“We went into this knowing this was probably going to happen,” said Steve Klein, a consultant on Nakoula Basseley Nakoula’s anti-Islam, Muhammad-bashing film. The film is apparently the reason two U.S. embassies were attacked yesterday, resulting in the death of the U.S. Ambassador to Libya and others. That was the “this” Klein was referring to. Nakoula and his Isreali backers set out to make a film that denigrates both Islam and its prophet, knowing what the response in Muslim nations has been to such things, as well as the deaths caused by podunk bigot pastor Terry Jones, with his Quran-burning stunts.
Now people are dead, the Arab world is inflamed, and the perpetual tinderbox known as the Middle East is ready to ignite. The online film has had almost no audience yet, but don’t worry: international violence was probably part of the marketing plan. Maybe Nakoula will be really lucky, and have his First Amendment-protected agitprop start World War III, and he can take his place in history next to Gavrilo Princip, in the coveted “Insignificant Jerks Who Started World Wars” category.
Indeed, as an American citizen, Nakoula has a sacred right to make any movie he wants, write any book, draw any cartoon, burn any book. Americans have a sacred right to be irresponsible, and thanks to electronic communication, they can now be irresponsible on a grand scale, disrupting diplomacy, inciting international unrest, fanning racial, ethnic, international and religious discord. That means that sometimes an exercise of the right of free speech can be legal, cherished, and terribly wrong. Among those times are when you know that shooting off your metaphorical mouth has a strong probability of getting people other than you killed.
I agree that there is something amiss when “The Book of Mormon” is winning accolades on Broadway, knowing well that if the satirical musical targeted Islam instead of Mormonism the Great White Way might be running red with blood. I agree that it reeks of a double standard when columnists like Charles M. Blow can tweet about Mitt Romney’s “magic underwear” but American Muslims are immune from similar indignities because, well, they might kill us. This elevates instability, intolerance and lack of respect for human life to an asset, and that is itself intolerable—but what is the solution? Charles Krauthammer, condemning our Egypt embassy’s conciliatory response to the mob attack on it yesterday, said that our response should be “Go to hell.” In this he was endorsing the response of the Everybody Draw Muhammad Day crowd, which decided that an organized, mass insult to Islam was the intelligent response to one Islamic terrorist intimidating Comedy Central into censoring South Park. Their reasoning: “You can’t kill us all.”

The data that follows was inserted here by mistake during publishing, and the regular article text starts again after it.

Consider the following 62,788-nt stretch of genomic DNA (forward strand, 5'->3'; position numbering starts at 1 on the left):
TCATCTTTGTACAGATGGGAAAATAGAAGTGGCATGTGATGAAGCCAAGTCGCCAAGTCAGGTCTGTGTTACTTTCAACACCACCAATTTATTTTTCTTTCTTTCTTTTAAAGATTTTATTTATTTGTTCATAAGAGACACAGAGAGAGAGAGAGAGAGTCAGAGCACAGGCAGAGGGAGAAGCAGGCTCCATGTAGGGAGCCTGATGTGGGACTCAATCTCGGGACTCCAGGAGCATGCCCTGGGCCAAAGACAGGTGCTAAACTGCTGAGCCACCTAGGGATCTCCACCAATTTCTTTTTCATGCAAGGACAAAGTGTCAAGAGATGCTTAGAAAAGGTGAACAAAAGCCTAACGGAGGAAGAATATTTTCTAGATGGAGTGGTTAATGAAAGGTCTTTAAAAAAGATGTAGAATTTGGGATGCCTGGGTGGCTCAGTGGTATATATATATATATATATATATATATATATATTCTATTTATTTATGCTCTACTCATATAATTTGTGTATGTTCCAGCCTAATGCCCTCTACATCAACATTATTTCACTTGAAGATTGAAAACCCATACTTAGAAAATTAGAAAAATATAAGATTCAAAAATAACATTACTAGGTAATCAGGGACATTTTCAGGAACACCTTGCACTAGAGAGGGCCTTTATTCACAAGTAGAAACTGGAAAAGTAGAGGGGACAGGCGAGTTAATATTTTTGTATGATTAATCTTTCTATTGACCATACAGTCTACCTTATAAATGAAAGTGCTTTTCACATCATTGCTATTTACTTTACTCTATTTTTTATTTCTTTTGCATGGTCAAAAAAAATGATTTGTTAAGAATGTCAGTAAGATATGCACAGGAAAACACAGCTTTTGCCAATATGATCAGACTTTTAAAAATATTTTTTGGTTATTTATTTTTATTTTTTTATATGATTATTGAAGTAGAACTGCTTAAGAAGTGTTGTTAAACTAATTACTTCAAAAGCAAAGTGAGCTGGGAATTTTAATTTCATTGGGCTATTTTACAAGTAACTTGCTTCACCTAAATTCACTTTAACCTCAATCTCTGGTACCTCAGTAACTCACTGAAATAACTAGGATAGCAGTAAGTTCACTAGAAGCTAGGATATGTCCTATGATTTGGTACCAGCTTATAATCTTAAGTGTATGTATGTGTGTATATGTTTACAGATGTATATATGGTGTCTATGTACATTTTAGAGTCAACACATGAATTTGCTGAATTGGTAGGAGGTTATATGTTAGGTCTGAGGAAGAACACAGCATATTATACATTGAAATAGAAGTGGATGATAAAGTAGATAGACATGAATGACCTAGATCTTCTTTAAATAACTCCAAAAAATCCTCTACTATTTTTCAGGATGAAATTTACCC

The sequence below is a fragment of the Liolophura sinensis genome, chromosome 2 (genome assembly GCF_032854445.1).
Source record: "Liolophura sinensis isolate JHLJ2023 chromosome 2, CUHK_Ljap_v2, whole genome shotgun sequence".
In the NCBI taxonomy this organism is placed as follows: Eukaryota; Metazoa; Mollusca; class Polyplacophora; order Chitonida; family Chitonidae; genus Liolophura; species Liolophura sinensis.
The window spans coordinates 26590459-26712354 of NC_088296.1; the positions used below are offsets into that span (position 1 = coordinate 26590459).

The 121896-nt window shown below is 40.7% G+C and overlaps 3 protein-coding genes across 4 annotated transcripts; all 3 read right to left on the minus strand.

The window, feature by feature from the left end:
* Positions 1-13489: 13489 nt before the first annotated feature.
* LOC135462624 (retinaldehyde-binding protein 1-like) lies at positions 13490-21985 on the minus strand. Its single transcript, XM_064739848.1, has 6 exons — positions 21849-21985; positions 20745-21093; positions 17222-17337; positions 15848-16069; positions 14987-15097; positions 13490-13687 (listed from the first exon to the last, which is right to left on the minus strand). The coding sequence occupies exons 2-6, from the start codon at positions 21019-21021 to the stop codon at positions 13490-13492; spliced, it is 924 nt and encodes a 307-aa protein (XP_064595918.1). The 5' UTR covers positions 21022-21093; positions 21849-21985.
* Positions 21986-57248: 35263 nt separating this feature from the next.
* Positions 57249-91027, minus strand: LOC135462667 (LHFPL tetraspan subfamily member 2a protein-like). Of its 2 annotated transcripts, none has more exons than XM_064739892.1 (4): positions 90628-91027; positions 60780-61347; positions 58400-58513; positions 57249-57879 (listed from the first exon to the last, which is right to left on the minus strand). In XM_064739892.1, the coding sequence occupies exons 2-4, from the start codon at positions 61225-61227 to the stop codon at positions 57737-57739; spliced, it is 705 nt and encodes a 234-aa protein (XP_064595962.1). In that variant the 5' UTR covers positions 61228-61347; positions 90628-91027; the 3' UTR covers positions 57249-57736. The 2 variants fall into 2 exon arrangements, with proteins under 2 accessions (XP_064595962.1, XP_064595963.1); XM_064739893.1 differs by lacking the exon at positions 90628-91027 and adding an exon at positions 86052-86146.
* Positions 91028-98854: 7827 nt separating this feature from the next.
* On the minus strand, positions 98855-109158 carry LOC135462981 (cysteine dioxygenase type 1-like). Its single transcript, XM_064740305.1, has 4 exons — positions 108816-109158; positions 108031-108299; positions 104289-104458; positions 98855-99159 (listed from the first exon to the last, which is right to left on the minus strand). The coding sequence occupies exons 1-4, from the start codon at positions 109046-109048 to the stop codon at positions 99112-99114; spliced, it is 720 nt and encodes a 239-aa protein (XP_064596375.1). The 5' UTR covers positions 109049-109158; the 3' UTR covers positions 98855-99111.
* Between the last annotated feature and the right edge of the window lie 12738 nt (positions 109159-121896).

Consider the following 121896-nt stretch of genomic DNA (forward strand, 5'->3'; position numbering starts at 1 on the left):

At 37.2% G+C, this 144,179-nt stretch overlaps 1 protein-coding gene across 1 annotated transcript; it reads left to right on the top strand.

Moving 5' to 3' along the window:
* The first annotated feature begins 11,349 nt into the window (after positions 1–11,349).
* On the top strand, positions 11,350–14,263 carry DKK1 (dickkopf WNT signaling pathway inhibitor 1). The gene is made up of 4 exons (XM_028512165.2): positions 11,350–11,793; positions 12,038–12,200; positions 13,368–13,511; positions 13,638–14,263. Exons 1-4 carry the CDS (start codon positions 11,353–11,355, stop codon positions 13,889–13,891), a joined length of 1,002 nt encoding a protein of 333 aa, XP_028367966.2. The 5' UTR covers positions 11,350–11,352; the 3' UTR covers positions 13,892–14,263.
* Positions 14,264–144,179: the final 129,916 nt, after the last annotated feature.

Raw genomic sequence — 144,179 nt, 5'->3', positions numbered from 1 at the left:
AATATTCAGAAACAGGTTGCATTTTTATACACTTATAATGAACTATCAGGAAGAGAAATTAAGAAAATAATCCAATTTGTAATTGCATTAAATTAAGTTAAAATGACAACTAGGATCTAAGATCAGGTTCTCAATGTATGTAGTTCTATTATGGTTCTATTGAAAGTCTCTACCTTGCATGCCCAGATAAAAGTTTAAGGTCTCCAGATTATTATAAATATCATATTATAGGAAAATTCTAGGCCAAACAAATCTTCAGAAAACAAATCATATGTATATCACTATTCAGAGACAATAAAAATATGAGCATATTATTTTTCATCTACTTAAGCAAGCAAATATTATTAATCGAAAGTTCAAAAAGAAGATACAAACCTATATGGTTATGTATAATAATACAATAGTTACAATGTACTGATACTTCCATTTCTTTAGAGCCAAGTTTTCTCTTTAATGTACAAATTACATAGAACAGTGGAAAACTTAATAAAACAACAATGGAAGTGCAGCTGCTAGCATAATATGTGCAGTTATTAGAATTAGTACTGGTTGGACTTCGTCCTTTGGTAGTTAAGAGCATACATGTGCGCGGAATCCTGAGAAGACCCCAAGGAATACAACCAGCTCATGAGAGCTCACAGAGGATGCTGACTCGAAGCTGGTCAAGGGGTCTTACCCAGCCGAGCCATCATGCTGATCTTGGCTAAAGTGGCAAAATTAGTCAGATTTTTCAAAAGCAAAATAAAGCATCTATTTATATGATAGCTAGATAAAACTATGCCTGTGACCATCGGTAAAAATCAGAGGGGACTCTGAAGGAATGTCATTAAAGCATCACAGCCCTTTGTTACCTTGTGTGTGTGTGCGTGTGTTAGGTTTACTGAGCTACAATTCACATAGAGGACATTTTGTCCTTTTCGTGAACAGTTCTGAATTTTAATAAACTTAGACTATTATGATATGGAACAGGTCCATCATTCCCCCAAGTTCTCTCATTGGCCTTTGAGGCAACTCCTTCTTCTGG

They can kill our Ambassador, though, can’t they?
Since there is no justification for hateful, intentional denigration of anybody’s religion, there should be a bright line between caving to Islamic threats over satire and humor, which is disgraceful and un-American, and not setting out to agitate the Arab street with calculated insults, which is the domain of Jones and Nakoula. The latter is flagrantly irresponsible and reckless, and should not be condoned or excused, Constitutionally protected though it is. Nakoula, it was reported, was in hiding for his life.
If so, good.
“We went into this knowing this was probably going to happen,” said his colleague. Having to fear for one’s life seems like a fair punishment for someone who knew his hateful, rinky-dink movie might get other people killed and cause mass violence, and made it anyway.
Graphic: No Short Corners
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